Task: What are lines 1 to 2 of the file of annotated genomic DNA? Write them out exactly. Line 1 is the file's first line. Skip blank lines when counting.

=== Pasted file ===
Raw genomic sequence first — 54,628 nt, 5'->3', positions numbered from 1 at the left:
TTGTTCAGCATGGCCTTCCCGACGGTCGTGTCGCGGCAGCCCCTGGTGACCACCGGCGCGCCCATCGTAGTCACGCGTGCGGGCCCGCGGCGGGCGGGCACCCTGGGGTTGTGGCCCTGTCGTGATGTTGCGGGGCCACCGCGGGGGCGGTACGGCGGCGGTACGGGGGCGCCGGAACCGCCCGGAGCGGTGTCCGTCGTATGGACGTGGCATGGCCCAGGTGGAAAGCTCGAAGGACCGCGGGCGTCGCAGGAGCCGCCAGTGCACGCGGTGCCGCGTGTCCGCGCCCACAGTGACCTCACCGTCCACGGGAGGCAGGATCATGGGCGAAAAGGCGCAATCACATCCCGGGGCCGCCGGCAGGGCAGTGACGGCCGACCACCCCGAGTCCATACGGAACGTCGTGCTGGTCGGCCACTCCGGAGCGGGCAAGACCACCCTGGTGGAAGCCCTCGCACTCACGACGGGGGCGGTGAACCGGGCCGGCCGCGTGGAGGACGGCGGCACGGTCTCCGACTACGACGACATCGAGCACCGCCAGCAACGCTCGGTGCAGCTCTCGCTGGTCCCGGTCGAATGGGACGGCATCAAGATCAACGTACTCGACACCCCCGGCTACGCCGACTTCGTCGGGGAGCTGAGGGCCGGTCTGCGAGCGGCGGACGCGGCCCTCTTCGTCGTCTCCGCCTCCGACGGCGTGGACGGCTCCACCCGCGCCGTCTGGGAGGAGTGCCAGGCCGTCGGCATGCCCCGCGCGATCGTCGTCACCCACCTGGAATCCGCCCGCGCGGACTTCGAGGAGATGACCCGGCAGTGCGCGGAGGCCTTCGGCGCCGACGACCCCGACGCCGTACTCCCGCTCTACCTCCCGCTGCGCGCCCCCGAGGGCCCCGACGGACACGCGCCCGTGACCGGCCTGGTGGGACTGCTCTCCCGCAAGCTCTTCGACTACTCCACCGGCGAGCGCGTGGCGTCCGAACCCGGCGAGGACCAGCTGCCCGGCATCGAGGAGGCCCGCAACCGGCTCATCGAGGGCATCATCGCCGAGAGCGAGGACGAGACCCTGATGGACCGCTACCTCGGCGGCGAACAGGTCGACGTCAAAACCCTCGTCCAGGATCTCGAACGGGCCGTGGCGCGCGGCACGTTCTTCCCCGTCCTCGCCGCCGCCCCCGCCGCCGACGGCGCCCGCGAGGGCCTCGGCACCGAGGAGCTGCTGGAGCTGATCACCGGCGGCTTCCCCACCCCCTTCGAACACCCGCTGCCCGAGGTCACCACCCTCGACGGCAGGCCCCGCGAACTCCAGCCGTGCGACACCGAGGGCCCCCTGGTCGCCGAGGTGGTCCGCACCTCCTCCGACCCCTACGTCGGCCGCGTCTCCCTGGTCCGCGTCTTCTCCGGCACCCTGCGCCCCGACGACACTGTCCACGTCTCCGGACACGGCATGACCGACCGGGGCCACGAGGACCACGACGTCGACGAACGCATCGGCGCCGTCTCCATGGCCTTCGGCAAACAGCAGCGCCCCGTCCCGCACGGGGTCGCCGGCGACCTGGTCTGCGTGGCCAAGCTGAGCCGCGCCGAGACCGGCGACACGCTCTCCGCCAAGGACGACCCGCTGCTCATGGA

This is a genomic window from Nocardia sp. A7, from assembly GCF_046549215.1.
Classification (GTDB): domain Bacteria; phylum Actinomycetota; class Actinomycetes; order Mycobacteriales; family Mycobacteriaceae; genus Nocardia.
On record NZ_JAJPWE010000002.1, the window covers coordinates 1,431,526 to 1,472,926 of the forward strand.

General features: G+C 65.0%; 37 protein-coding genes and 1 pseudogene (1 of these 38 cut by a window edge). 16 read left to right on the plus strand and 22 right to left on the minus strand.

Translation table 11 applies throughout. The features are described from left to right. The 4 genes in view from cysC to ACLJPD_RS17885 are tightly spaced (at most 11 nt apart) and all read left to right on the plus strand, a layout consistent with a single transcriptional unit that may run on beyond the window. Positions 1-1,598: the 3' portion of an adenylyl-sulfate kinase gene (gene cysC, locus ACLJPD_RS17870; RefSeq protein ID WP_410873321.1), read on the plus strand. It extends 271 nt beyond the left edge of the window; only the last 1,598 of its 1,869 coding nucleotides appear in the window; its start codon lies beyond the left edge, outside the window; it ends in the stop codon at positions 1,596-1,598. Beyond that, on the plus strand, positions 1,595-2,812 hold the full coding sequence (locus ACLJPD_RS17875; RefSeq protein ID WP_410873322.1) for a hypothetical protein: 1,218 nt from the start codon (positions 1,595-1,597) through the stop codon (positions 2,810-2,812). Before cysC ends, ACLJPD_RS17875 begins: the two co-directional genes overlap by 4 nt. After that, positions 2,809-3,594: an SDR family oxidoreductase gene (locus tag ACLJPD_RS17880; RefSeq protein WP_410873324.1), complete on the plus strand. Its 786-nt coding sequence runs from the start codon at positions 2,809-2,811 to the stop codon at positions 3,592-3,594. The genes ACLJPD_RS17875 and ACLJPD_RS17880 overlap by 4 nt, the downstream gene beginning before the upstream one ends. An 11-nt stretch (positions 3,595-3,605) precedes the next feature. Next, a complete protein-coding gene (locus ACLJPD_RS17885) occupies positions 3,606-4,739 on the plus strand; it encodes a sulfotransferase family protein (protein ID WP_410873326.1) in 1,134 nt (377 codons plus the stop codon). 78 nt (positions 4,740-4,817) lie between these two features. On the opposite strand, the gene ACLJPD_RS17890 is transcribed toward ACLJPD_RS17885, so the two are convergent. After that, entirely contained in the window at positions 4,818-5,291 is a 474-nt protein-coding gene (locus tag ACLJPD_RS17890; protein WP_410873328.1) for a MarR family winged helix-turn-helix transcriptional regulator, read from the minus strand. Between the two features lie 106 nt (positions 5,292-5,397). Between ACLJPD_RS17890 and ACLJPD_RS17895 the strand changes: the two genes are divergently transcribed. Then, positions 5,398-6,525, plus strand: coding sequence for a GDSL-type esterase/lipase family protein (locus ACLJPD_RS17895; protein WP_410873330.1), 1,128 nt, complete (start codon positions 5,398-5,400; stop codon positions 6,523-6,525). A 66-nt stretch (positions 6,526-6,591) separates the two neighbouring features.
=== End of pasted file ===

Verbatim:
Raw genomic sequence first — 54,628 nt, 5'->3', positions numbered from 1 at the left:
TTGTTCAGCATGGCCTTCCCGACGGTCGTGTCGCGGCAGCCCCTGGTGACCACCGGCGCGCCCATCGTAGTCACGCGTGCGGGCCCGCGGCGGGCGGGCACCCTGGGGTTGTGGCCCTGTCGTGATGTTGCGGGGCCACCGCGGGGGCGGTACGGCGGCGGTACGGGGGCGCCGGAACCGCCCGGAGCGGTGTCCGTCGTATGGACGTGGCATGGCCCAGGTGGAAAGCTCGAAGGACCGCGGGCGTCGCAGGAGCCGCCAGTGCACGCGGTGCCGCGTGTCCGCGCCCACAGTGACCTCACCGTCCACGGGAGGCAGGATCATGGGCGAAAAGGCGCAATCACATCCCGGGGCCGCCGGCAGGGCAGTGACGGCCGACCACCCCGAGTCCATACGGAACGTCGTGCTGGTCGGCCACTCCGGAGCGGGCAAGACCACCCTGGTGGAAGCCCTCGCACTCACGACGGGGGCGGTGAACCGGGCCGGCCGCGTGGAGGACGGCGGCACGGTCTCCGACTACGACGACATCGAGCACCGCCAGCAACGCTCGGTGCAGCTCTCGCTGGTCCCGGTCGAATGGGACGGCATCAAGATCAACGTACTCGACACCCCCGGCTACGCCGACTTCGTCGGGGAGCTGAGGGCCGGTCTGCGAGCGGCGGACGCGGCCCTCTTCGTCGTCTCCGCCTCCGACGGCGTGGACGGCTCCACCCGCGCCGTCTGGGAGGAGTGCCAGGCCGTCGGCATGCCCCGCGCGATCGTCGTCACCCACCTGGAATCCGCCCGCGCGGACTTCGAGGAGATGACCCGGCAGTGCGCGGAGGCCTTCGGCGCCGACGACCCCGACGCCGTACTCCCGCTCTACCTCCCGCTGCGCGCCCCCGAGGGCCCCGACGGACACGCGCCCGTGACCGGCCTGGTGGGACTGCTCTCCCGCAAGCTCTTCGACTACTCCACCGGCGAGCGCGTGGCGTCCGAACCCGGCGAGGACCAGCTGCCCGGCATCGAGGAGGCCCGCAACCGGCTCATCGAGGGCATCATCGCCGAGAGCGAGGACGAGACCCTGATGGACCGCTACCTCGGCGGCGAACAGGTCGACGTCAAAACCCTCGTCCAGGATCTCGAACGGGCCGTGGCGCGCGGCACGTTCTTCCCCGTCCTCGCCGCCGCCCCCGCCGCCGACGGCGCCCGCGAGGGCCTCGGCACCGAGGAGCTGCTGGAGCTGATCACCGGCGGCTTCCCCACCCCCTTCGAACACCCGCTGCCCGAGGTCACCACCCTCGACGGCAGGCCCCGCGAACTCCAGCCGTGCGACACCGAGGGCCCCCTGGTCGCCGAGGTGGTCCGCACCTCCTCCGACCCCTACGTCGGCCGCGTCTCCCTGGTCCGCGTCTTCTCCGGCACCCTGCGCCCCGACGACACTGTCCACGTCTCCGGACACGGCATGACCGACCGGGGCCACGAGGACCACGACGTCGACGAACGCATCGGCGCCGTCTCCATGGCCTTCGGCAAACAGCAGCGCCCCGTCCCGCACGGGGTCGCCGGCGACCTGGTCTGCGTGGCCAAGCTGAGCCGCGCCGAGACCGGCGACACGCTCTCCGCCAAGGACGACCCGCTGCTCATGGA